Scuba diving would not be possible without regulators as this essential diving equipment allows divers to breathe underwater by reducing the pressure of the gas in the scuba tank. Gases are compressed into the tank under high pressure and will be totally unsafe for breathing without a regulator to reduce them to ambient pressure.
Regulators come in a wide variety of styles, materials, sizes, and technology. The reason for these diverse types of regulators is to meet the specific needs generated by specialized types of diving.
Buying a regulator can be overwhelming for new divers as they need to understand the different features of regulators to help them choose one that meets their needs. Here, I’ll be providing information about dive computers after which the factors to consider when buying a dive computer will be discussed.
What Does a Scuba Regulator Do?
A scuba regulator is a piece of diving gear that allows you to breathe underwater by delivering air from the scuba tank. However, a regulator doesn’t just deliver air to you as it reduces the high pressure of the air to a pressure that’s comfortable for breathing.
Scuba regulators can also be said to be the hub of your diving gear as they link other pieces of gear like your scuba tank to your BCD, submersible pressure gauge (SPG), and alternate air source.
What are First Stage and Second Stage Regulators?
There are two parts to a regulator namely the first stage and the second stage.
First stage regulators attach to the scuba tank valve, take air from the tank and route it through several hoses to reduce the air to an intermediate pressure.
The second stage regulator delivers air to you for breathing through the mouthpiece after further reduction of the air pressure to the pressure you need for breathing comfortably.
DIN vs. Yoke
The valve of your regulator that attaches to the scuba tank valve comes in two different designs namely DIN and Yoke. The yoke valve, also called international (INT) and “A” clamps, is clamp-type mounting that is placed over the tank valve and then tightened into place. On the other hand, the DIN valve is a threaded valve and you attach it to the tank by screwing the regulator into the tank valve.
The tank valve and regulator valve are connected by an O-ring and the location of this O-ring differs in DIN and Yoke valves. DIN valves have this O-ring on the regulator first stage while the O-ring is on the tank valve for yoke.
DIN style is more common among technical divers because the connection is stronger and can withstand higher gas pressure. Yoke valves are more common among recreational activities divers in the United States and the Caribbean.
You can convert a DIN valve to a yoke valve by using a DIN/yoke adapter that can be picked up at a dive shop.
Balanced vs. Unbalanced
The difference between a balanced and unbalanced regulator is that a balanced regulator has more precision parts which lessen the impact of pressure and makes breathing easier.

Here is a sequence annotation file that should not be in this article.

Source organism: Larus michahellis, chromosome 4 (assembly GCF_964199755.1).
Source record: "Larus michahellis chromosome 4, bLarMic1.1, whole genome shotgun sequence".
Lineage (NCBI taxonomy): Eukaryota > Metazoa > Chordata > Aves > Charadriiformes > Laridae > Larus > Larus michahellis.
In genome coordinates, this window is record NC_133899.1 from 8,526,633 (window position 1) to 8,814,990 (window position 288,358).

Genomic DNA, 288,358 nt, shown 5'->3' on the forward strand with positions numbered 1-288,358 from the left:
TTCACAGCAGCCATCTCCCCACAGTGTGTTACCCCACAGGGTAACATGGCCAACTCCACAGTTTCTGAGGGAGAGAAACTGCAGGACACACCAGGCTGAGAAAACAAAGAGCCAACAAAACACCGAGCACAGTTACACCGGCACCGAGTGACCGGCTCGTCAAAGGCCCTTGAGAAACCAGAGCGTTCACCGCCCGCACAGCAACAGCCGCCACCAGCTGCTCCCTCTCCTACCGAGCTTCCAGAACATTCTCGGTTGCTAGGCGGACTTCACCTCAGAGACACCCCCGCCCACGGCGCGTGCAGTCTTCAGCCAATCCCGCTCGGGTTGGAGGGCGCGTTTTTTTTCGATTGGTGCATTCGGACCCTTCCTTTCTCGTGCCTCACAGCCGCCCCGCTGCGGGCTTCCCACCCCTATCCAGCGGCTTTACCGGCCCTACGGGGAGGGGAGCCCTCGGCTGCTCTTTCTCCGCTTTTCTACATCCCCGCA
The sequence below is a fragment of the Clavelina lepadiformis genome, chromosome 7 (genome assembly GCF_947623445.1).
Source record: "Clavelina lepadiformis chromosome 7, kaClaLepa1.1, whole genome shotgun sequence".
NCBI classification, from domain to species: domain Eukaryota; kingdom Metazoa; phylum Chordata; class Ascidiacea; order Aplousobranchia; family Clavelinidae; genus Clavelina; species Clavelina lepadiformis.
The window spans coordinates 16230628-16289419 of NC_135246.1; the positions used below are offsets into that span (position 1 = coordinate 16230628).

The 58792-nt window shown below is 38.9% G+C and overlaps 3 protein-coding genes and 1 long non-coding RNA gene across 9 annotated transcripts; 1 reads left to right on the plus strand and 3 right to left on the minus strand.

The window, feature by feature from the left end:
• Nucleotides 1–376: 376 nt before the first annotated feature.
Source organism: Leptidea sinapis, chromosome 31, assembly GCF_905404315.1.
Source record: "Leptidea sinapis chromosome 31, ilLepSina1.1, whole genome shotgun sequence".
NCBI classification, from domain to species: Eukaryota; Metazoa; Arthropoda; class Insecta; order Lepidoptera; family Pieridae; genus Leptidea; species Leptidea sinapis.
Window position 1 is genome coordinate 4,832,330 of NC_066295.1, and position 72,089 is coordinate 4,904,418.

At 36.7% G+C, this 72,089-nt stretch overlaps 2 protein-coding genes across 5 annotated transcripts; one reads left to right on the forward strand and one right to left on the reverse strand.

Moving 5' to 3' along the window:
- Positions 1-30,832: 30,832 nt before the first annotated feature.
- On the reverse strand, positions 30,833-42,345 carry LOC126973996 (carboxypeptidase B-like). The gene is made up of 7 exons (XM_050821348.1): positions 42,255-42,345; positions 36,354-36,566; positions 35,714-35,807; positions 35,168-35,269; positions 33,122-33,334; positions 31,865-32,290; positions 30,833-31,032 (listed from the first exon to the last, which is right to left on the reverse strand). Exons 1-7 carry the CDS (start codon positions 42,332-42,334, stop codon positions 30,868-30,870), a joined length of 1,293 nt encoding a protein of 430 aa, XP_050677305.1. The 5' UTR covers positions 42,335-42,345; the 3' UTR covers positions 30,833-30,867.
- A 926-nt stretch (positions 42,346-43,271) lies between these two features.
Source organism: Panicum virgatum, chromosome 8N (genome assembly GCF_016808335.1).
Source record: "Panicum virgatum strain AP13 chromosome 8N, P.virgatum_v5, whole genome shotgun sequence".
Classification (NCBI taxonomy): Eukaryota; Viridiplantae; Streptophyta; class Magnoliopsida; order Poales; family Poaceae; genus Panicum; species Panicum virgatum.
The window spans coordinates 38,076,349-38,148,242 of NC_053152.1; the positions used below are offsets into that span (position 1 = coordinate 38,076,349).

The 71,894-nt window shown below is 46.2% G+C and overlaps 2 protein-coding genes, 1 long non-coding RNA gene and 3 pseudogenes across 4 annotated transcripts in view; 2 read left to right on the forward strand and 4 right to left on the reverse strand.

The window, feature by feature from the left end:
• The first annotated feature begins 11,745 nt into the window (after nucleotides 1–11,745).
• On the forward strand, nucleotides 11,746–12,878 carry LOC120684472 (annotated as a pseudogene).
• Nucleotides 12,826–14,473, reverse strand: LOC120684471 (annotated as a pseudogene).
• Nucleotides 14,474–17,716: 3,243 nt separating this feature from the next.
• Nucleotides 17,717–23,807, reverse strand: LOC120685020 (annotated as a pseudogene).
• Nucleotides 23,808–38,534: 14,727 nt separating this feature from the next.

As the air pressure in the gas decreases, a balanced regulator will continue to supply air at an even rate while this will not happen for an unbalanced regulator making breathing slightly difficult. The emphasis here is on ‘slightly’ and chances are you won’t notice the change in air pressure/supply rate especially if you are a recreational diver with a moderate workload.
Other Aspects To Consider When Choosing Your Regulator
While any regulator you buy will function well in warm water, not all regulators are designed to perform in cold water. This makes it important for divers diving in cold waters to pick regulators that can function at low temperatures.
Number of Ports
Remember that your regulator connects to other scuba gear? It does this through ports and the more ports there are, the easier it will be to set up your scuba gear. Usually, quality regulators come with a minimum of 4 low-pressure (LP) ports and 1 or 2 high-pressure (HP) ports.
Sealed regulators feature gaskets or some other technology to keep sand or debris out of the airway while preventing the regulator from being frozen at low temperatures. So by design, sealed regulators are more durable than unsealed ones.
Piston or Diaphragm
The first stage of your regulator can come in two different construction types namely piston and diaphragm. Piston construction is more expensive and reliable and is recommended for people diving to great depths or going cave or wreck diving.
The diaphragm construction is cheaper but not as reliable as pistons and is common among recreational divers.
That’s it for this basic guide about scuba diving regulators. Like most scuba diving gear, things are a little technical but hopefully, after reading this article, you are able to see clearer in all the jargon. If you intend to buy a scuba regulator, I hope that this information was useful to you. Got more questions? Ask me in the comment section!